To the French protestors, what’s probably more infuriating than their low incomes is that those incomes are stagnanting while costs of living continue to rise. From Ryan McMaken at mises.org:
With the rise of the Yellow Vest Movement in France — which began last October and continues today — French activists and writers have begun to re-evaluate the state of French income and poverty. Since the movement began, articles with titles such as ” Revealed: The shocking scale of poverty in France in 2018 ” or ” Soul-searching in France as poverty leaves one million children hungry ” have become more overtly political given the context of the protests.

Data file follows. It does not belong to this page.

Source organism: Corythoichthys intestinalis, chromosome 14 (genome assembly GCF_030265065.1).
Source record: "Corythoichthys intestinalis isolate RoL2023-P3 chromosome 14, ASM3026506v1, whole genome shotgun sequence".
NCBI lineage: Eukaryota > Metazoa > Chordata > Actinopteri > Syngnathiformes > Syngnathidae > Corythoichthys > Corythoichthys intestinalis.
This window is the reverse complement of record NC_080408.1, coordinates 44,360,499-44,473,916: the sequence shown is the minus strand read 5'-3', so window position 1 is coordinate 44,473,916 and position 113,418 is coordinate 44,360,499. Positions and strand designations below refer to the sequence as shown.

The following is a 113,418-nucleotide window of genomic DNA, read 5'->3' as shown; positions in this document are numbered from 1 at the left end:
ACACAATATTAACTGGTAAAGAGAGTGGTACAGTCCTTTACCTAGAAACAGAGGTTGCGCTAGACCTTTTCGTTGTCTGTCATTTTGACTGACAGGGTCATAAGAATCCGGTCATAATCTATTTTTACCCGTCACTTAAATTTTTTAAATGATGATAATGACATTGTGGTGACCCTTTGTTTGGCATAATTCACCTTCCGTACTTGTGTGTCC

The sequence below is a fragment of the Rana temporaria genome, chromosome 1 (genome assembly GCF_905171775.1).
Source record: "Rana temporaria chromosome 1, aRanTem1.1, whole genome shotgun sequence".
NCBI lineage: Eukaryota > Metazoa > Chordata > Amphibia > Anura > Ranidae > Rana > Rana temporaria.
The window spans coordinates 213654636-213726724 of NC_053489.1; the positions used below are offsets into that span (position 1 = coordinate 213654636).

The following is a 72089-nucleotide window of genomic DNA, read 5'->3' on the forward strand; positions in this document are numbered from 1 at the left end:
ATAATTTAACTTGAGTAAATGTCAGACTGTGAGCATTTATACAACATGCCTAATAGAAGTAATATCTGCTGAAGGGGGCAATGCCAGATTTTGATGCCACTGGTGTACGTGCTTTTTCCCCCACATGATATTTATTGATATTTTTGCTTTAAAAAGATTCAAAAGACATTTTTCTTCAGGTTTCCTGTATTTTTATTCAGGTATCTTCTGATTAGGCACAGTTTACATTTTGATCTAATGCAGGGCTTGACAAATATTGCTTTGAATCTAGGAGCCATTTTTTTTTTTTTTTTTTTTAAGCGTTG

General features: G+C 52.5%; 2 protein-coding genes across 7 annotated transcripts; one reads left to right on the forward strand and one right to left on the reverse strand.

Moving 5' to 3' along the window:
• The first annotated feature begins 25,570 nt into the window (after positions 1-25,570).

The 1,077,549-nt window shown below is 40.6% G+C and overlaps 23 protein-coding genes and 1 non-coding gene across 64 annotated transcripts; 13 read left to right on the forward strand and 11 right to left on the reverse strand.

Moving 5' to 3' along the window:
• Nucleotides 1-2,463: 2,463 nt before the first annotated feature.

Typically, the government’s response to accusations of widespread poverty — which, as in America, are not necessarily accurate accusations — has been to spend more money on social programs.
But here’s the thing: France is already spending more than the rest of Europe when it comes to welfare programs. According to the OECD, when it comes to “public social spending” as a percentage of GDP, France tops the list at over 31 percent.
In contrast, Swedish social spending is 26 percent of GDP, while Germany and Norway come in at 25 percent. Switzerland is near the bottom of the list at 16 percent, while the US is at 18 percent.